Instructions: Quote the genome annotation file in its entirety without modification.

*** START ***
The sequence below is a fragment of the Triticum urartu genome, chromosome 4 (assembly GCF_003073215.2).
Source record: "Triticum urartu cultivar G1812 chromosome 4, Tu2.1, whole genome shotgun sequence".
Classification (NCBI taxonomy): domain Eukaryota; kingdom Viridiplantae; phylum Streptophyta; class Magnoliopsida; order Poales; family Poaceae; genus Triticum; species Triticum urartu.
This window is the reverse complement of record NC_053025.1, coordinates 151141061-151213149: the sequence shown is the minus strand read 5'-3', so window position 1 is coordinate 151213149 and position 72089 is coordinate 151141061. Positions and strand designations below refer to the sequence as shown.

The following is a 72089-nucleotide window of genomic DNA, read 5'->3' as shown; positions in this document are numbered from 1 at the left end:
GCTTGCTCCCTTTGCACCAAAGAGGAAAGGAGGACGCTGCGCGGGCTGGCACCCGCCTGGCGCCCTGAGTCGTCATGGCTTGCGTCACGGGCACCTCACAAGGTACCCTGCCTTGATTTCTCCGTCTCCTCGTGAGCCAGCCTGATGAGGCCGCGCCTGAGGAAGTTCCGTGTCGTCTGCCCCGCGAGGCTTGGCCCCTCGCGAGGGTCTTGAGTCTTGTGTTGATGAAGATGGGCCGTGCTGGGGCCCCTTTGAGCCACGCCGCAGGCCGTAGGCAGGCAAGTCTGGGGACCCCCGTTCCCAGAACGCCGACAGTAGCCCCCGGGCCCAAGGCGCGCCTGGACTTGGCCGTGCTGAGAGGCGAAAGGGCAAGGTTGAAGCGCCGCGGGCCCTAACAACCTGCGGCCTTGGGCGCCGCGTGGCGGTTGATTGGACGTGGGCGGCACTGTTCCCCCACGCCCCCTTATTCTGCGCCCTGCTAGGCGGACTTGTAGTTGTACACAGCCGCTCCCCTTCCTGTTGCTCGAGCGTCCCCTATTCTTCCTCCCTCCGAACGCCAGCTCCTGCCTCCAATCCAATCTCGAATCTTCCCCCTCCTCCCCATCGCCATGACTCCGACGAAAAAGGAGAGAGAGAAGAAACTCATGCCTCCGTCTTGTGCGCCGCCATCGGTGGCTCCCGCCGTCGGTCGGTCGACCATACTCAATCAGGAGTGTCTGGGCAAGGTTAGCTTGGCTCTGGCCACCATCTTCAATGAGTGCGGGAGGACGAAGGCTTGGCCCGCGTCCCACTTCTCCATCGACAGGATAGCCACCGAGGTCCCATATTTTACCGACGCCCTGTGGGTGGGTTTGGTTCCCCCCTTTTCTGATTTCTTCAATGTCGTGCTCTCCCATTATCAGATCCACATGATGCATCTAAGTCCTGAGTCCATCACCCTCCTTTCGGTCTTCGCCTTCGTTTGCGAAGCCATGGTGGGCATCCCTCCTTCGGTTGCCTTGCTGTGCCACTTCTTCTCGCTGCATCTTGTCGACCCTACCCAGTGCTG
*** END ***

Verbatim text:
The sequence below is a fragment of the Triticum urartu genome, chromosome 4 (assembly GCF_003073215.2).
Source record: "Triticum urartu cultivar G1812 chromosome 4, Tu2.1, whole genome shotgun sequence".
Classification (NCBI taxonomy): domain Eukaryota; kingdom Viridiplantae; phylum Streptophyta; class Magnoliopsida; order Poales; family Poaceae; genus Triticum; species Triticum urartu.
This window is the reverse complement of record NC_053025.1, coordinates 151141061-151213149: the sequence shown is the minus strand read 5'-3', so window position 1 is coordinate 151213149 and position 72089 is coordinate 151141061. Positions and strand designations below refer to the sequence as shown.

The following is a 72089-nucleotide window of genomic DNA, read 5'->3' as shown; positions in this document are numbered from 1 at the left end:
GCTTGCTCCCTTTGCACCAAAGAGGAAAGGAGGACGCTGCGCGGGCTGGCACCCGCCTGGCGCCCTGAGTCGTCATGGCTTGCGTCACGGGCACCTCACAAGGTACCCTGCCTTGATTTCTCCGTCTCCTCGTGAGCCAGCCTGATGAGGCCGCGCCTGAGGAAGTTCCGTGTCGTCTGCCCCGCGAGGCTTGGCCCCTCGCGAGGGTCTTGAGTCTTGTGTTGATGAAGATGGGCCGTGCTGGGGCCCCTTTGAGCCACGCCGCAGGCCGTAGGCAGGCAAGTCTGGGGACCCCCGTTCCCAGAACGCCGACAGTAGCCCCCGGGCCCAAGGCGCGCCTGGACTTGGCCGTGCTGAGAGGCGAAAGGGCAAGGTTGAAGCGCCGCGGGCCCTAACAACCTGCGGCCTTGGGCGCCGCGTGGCGGTTGATTGGACGTGGGCGGCACTGTTCCCCCACGCCCCCTTATTCTGCGCCCTGCTAGGCGGACTTGTAGTTGTACACAGCCGCTCCCCTTCCTGTTGCTCGAGCGTCCCCTATTCTTCCTCCCTCCGAACGCCAGCTCCTGCCTCCAATCCAATCTCGAATCTTCCCCCTCCTCCCCATCGCCATGACTCCGACGAAAAAGGAGAGAGAGAAGAAACTCATGCCTCCGTCTTGTGCGCCGCCATCGGTGGCTCCCGCCGTCGGTCGGTCGACCATACTCAATCAGGAGTGTCTGGGCAAGGTTAGCTTGGCTCTGGCCACCATCTTCAATGAGTGCGGGAGGACGAAGGCTTGGCCCGCGTCCCACTTCTCCATCGACAGGATAGCCACCGAGGTCCCATATTTTACCGACGCCCTGTGGGTGGGTTTGGTTCCCCCCTTTTCTGATTTCTTCAATGTCGTGCTCTCCCATTATCAGATCCACATGATGCATCTAAGTCCTGAGTCCATCACCCTCCTTTCGGTCTTCGCCTTCGTTTGCGAAGCCATGGTGGGCATCCCTCCTTCGGTTGCCTTGCTGTGCCACTTCTTCTCGCTGCATCTTGTCGACCCTACCCAGTGCTG